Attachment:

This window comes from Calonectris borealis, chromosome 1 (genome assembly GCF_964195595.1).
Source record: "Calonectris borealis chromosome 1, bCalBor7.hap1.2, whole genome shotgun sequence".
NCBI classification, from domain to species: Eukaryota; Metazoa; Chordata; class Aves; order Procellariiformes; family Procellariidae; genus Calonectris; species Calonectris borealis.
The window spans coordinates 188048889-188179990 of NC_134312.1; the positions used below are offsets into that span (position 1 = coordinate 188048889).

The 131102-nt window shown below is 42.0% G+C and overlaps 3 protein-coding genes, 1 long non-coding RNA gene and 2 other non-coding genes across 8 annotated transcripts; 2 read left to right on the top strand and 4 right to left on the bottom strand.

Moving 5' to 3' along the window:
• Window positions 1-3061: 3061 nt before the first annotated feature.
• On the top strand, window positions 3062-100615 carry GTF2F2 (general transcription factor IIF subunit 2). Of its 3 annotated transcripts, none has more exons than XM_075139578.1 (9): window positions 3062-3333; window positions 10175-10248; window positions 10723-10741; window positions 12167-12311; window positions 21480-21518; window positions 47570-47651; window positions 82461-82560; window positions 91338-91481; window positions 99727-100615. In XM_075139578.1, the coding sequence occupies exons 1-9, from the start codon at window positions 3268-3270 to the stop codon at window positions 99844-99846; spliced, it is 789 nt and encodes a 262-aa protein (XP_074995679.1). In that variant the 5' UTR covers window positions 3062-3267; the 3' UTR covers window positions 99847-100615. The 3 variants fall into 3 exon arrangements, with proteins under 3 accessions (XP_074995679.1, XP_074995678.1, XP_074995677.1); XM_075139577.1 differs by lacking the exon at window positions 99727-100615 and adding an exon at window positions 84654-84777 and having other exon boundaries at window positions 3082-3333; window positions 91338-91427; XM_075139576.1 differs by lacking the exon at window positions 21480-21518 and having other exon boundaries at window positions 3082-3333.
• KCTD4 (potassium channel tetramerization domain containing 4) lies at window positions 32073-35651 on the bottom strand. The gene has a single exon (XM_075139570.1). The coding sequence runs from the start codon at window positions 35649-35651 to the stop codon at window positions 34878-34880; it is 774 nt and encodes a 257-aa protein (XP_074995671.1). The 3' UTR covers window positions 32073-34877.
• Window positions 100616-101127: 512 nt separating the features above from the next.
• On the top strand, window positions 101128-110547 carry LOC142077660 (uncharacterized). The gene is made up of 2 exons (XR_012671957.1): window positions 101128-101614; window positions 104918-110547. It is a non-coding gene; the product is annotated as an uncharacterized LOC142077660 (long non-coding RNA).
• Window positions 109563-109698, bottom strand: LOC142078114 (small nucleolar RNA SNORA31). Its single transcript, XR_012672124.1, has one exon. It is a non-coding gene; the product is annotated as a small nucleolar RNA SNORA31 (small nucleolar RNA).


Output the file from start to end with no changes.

This window comes from Calonectris borealis, chromosome 1 (genome assembly GCF_964195595.1).
Source record: "Calonectris borealis chromosome 1, bCalBor7.hap1.2, whole genome shotgun sequence".
NCBI classification, from domain to species: Eukaryota; Metazoa; Chordata; class Aves; order Procellariiformes; family Procellariidae; genus Calonectris; species Calonectris borealis.
The window spans coordinates 188048889-188179990 of NC_134312.1; the positions used below are offsets into that span (position 1 = coordinate 188048889).

The 131102-nt window shown below is 42.0% G+C and overlaps 3 protein-coding genes, 1 long non-coding RNA gene and 2 other non-coding genes across 8 annotated transcripts; 2 read left to right on the top strand and 4 right to left on the bottom strand.

Moving 5' to 3' along the window:
• Window positions 1-3061: 3061 nt before the first annotated feature.
• On the top strand, window positions 3062-100615 carry GTF2F2 (general transcription factor IIF subunit 2). Of its 3 annotated transcripts, none has more exons than XM_075139578.1 (9): window positions 3062-3333; window positions 10175-10248; window positions 10723-10741; window positions 12167-12311; window positions 21480-21518; window positions 47570-47651; window positions 82461-82560; window positions 91338-91481; window positions 99727-100615. In XM_075139578.1, the coding sequence occupies exons 1-9, from the start codon at window positions 3268-3270 to the stop codon at window positions 99844-99846; spliced, it is 789 nt and encodes a 262-aa protein (XP_074995679.1). In that variant the 5' UTR covers window positions 3062-3267; the 3' UTR covers window positions 99847-100615. The 3 variants fall into 3 exon arrangements, with proteins under 3 accessions (XP_074995679.1, XP_074995678.1, XP_074995677.1); XM_075139577.1 differs by lacking the exon at window positions 99727-100615 and adding an exon at window positions 84654-84777 and having other exon boundaries at window positions 3082-3333; window positions 91338-91427; XM_075139576.1 differs by lacking the exon at window positions 21480-21518 and having other exon boundaries at window positions 3082-3333.
• KCTD4 (potassium channel tetramerization domain containing 4) lies at window positions 32073-35651 on the bottom strand. The gene has a single exon (XM_075139570.1). The coding sequence runs from the start codon at window positions 35649-35651 to the stop codon at window positions 34878-34880; it is 774 nt and encodes a 257-aa protein (XP_074995671.1). The 3' UTR covers window positions 32073-34877.
• Window positions 100616-101127: 512 nt separating the features above from the next.
• On the top strand, window positions 101128-110547 carry LOC142077660 (uncharacterized). The gene is made up of 2 exons (XR_012671957.1): window positions 101128-101614; window positions 104918-110547. It is a non-coding gene; the product is annotated as an uncharacterized LOC142077660 (long non-coding RNA).
• Window positions 109563-109698, bottom strand: LOC142078114 (small nucleolar RNA SNORA31). Its single transcript, XR_012672124.1, has one exon. It is a non-coding gene; the product is annotated as a small nucleolar RNA SNORA31 (small nucleolar RNA).